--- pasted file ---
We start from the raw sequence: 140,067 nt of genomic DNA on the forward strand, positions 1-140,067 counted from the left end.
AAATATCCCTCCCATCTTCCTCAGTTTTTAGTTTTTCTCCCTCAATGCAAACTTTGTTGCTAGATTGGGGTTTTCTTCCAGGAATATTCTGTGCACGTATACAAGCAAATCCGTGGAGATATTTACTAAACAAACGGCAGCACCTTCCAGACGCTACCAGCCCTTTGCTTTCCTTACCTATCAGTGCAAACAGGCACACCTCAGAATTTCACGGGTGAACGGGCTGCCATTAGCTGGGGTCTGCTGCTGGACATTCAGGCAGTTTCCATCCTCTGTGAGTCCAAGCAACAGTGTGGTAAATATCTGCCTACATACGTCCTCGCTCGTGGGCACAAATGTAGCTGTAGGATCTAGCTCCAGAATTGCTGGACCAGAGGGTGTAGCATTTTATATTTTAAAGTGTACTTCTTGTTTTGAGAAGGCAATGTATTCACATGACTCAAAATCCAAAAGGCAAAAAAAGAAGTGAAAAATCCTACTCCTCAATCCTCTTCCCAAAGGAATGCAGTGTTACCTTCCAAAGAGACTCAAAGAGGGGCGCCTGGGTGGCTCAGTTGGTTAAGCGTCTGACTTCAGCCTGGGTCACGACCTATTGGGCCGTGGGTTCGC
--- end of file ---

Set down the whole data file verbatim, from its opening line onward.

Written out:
We start from the raw sequence: 140,067 nt of genomic DNA on the forward strand, positions 1-140,067 counted from the left end.
AAATATCCCTCCCATCTTCCTCAGTTTTTAGTTTTTCTCCCTCAATGCAAACTTTGTTGCTAGATTGGGGTTTTCTTCCAGGAATATTCTGTGCACGTATACAAGCAAATCCGTGGAGATATTTACTAAACAAACGGCAGCACCTTCCAGACGCTACCAGCCCTTTGCTTTCCTTACCTATCAGTGCAAACAGGCACACCTCAGAATTTCACGGGTGAACGGGCTGCCATTAGCTGGGGTCTGCTGCTGGACATTCAGGCAGTTTCCATCCTCTGTGAGTCCAAGCAACAGTGTGGTAAATATCTGCCTACATACGTCCTCGCTCGTGGGCACAAATGTAGCTGTAGGATCTAGCTCCAGAATTGCTGGACCAGAGGGTGTAGCATTTTATATTTTAAAGTGTACTTCTTGTTTTGAGAAGGCAATGTATTCACATGACTCAAAATCCAAAAGGCAAAAAAAGAAGTGAAAAATCCTACTCCTCAATCCTCTTCCCAAAGGAATGCAGTGTTACCTTCCAAAGAGACTCAAAGAGGGGCGCCTGGGTGGCTCAGTTGGTTAAGCGTCTGACTTCAGCCTGGGTCACGACCTATTGGGCCGTGGGTTCGC